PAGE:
By Harrison Abbott
I’d just finished work for the evening and I walked to the bus stop in an elated mood. I got to the stop and checked the screen for the bus times and my one was due in five minutes.
Three other people were waiting in the shelter. Among them was a girl – a teenager by my guessing – and I noticed that her face was red and I kept watching her. She was crying. And holding her phone. She stood there crying quietly, not sobbing, but her cheeks were damp and the tears rolled fluidly.
Next to her was a woman in her forties or so, who I guessed was her mother because they looked similar, and on the shelter’s bench was a girl of about six who I reckoned was the sister/daughter.
The teenage girl kept looking at her phone in dismay and I couldn’t overhear what she was saying. But I heard snippets of her mother, going,
“I think he’s just taking a new path in life.”
And what was odd was that neither the mother or kid touched the teen girl. The mother didn’t hug her. And the child sat on the bench and swung her legs.
“I’m upset …” the teen girl said, a few times, “If I’m upset then …” but I didn’t catch more of her dialogue than that. It was as if she were abandoned, or lost, in her own realm of grief.
“It’s like when people get a new job,” the mother said, practically. It seemed that the mother was distracted or even disinterested or maybe she had no clue how to deal with her teary daughter and found it embarrassing that it was happening in public. At one point she yelled at the younger child because she was doing something annoying.
I heard the girl use the word “he” a lot and so I sussed that she was sad about her boyfriend who had just left her.
Many of us know how that feels, to lose a lover. That acute brutality of loss. Especially when you get that message, from the other person, freshly: when you read it for the first time. It’s worse than being punched or laughed at … it is blinding, dazing. And in my experience there comes this void in the chest, this plunging feeling of despair, dejection. And you find that everyday things which usually get on your nerves, or moments in the past where you’ve gotten angry with somebody: none of those things matter anymore.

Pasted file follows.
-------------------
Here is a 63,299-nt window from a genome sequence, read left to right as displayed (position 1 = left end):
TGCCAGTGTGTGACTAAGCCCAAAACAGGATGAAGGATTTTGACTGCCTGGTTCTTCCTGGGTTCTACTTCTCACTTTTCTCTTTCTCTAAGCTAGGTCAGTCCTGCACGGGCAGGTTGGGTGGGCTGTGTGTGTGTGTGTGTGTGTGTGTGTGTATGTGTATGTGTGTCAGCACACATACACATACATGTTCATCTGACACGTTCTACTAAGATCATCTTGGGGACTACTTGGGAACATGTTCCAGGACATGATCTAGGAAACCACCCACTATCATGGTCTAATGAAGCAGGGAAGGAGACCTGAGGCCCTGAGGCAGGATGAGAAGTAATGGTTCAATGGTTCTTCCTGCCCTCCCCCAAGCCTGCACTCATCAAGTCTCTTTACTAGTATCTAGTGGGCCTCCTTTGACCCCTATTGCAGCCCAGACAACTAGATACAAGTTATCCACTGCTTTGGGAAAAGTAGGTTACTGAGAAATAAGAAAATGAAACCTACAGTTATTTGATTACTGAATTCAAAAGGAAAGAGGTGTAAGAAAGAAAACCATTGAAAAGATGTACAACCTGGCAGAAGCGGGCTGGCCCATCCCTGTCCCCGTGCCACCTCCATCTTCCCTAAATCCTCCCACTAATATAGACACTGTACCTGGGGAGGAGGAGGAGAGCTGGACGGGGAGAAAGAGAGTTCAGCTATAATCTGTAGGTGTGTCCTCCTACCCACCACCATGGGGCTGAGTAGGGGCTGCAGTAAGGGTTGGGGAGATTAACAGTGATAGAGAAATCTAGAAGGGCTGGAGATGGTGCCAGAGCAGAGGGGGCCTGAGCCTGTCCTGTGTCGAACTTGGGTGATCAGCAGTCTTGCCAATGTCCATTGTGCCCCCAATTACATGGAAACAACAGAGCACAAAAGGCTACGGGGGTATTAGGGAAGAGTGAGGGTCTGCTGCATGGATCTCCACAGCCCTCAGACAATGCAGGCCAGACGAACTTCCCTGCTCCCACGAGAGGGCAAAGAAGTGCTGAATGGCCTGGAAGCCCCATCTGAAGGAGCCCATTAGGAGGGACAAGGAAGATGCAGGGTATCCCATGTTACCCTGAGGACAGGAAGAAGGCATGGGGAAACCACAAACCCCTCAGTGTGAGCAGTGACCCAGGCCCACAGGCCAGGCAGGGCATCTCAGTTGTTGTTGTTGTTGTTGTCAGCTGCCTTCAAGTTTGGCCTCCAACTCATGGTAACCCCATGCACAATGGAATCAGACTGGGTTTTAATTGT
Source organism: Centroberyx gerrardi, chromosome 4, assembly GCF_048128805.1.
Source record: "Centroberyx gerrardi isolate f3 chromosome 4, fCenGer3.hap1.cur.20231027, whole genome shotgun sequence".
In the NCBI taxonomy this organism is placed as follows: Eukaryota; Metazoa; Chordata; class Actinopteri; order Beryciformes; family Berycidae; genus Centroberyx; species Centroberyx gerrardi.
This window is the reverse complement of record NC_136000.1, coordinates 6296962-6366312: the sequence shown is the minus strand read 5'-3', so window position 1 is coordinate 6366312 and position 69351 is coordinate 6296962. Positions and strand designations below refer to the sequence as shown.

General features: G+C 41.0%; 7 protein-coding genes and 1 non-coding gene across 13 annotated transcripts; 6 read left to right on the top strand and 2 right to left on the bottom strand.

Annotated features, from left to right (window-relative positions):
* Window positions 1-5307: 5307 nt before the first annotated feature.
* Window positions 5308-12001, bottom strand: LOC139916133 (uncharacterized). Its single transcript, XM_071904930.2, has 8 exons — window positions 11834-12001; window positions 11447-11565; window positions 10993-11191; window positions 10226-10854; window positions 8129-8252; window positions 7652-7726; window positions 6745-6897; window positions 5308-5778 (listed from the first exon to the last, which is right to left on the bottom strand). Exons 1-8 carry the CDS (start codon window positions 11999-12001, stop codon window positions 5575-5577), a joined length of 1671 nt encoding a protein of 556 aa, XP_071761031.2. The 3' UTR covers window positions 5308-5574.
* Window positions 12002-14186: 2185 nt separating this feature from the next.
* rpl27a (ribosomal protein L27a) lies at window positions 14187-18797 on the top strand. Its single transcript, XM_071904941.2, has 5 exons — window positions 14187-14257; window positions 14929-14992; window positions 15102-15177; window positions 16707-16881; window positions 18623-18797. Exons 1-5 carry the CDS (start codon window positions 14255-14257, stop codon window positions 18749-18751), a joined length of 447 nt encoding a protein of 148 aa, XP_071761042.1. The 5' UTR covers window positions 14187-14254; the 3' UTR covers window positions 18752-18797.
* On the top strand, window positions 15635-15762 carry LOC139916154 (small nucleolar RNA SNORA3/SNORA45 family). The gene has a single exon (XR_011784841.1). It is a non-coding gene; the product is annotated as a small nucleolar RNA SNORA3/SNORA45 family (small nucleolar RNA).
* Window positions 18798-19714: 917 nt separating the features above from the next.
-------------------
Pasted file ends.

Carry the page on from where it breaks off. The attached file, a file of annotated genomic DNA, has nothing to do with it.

Sadness overwhelms all the other things. Renders them trivial. Weakens you more finely than any physical illness.
I felt so sorry for that girl. She just kept weeping uselessly and I wished that the mother would cuddle her but all she did was say a jumble of flat sentences. And her little sister was too young to understand any of it; she hadn’t reached puberty yet and wasn’t able to comprehend ideas like romantic love.
It would have been weird for a random man to go up to this girl and ask if she was okay. Even weirder to offer her a hug. So all I could do was wait for my bus to come.
I was actually mourning my old lover myself, at the same time, that evening. A woman who now lived in another country; had been thinking about her all day. She and I had disbanded four and a half years earlier – and I was still grieving for her after such a long time. And so I wanted to go and tell this teenage girl that grief is important and timeless and it’s there for a reason and that you have to plough on through it and that this journey doesn’t make you a loser or a coward and that it’s different for every individual and yet always a hard trail.
But I didn’t.
It was a warm summer evening just on the cusp of twilight. Then my bus came. The family in the bus shelter weren’t getting on my bus and so I had to leave them there. I got on the bus and they stayed in the street and my bus drove onwards and I never saw them again.
And I’d never know what the exact story with the sad girl was. For the whole five minutes I was there she didn’t stop crying and I was angry that the mother was that insensitive about it and I remembered how heartbreak at such a young age is sublime and changes you forever.
I hope that girl is coping well.